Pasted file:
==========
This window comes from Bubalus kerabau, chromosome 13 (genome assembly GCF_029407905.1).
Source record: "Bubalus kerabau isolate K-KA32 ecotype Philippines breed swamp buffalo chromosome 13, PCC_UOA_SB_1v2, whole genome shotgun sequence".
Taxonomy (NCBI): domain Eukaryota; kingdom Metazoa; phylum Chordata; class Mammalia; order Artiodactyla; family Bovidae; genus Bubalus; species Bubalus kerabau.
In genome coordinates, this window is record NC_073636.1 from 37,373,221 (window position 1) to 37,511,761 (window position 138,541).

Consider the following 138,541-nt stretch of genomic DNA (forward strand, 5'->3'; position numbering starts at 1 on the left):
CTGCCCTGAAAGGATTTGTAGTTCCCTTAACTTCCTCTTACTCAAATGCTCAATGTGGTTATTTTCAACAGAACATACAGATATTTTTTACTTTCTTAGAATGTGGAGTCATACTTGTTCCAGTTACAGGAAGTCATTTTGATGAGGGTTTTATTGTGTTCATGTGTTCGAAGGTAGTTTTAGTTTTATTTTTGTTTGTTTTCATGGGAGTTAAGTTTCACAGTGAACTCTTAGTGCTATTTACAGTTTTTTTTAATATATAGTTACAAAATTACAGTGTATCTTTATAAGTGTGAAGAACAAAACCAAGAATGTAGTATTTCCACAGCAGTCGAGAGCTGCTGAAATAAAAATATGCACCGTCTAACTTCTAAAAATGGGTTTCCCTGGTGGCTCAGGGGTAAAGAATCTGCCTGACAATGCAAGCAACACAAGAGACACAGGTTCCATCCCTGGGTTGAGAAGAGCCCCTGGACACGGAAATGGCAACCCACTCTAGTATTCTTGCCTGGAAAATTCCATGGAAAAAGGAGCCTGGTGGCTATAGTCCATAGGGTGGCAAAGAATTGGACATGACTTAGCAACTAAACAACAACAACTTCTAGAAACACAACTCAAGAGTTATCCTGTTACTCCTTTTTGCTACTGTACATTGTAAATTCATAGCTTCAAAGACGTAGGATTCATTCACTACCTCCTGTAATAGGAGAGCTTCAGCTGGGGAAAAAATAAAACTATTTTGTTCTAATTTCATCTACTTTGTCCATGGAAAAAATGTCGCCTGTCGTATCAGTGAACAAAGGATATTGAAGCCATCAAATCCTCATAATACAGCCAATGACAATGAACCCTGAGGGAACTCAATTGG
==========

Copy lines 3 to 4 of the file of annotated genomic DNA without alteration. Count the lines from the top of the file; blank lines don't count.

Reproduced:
Taxonomy (NCBI): domain Eukaryota; kingdom Metazoa; phylum Chordata; class Mammalia; order Artiodactyla; family Bovidae; genus Bubalus; species Bubalus kerabau.
In genome coordinates, this window is record NC_073636.1 from 37,373,221 (window position 1) to 37,511,761 (window position 138,541).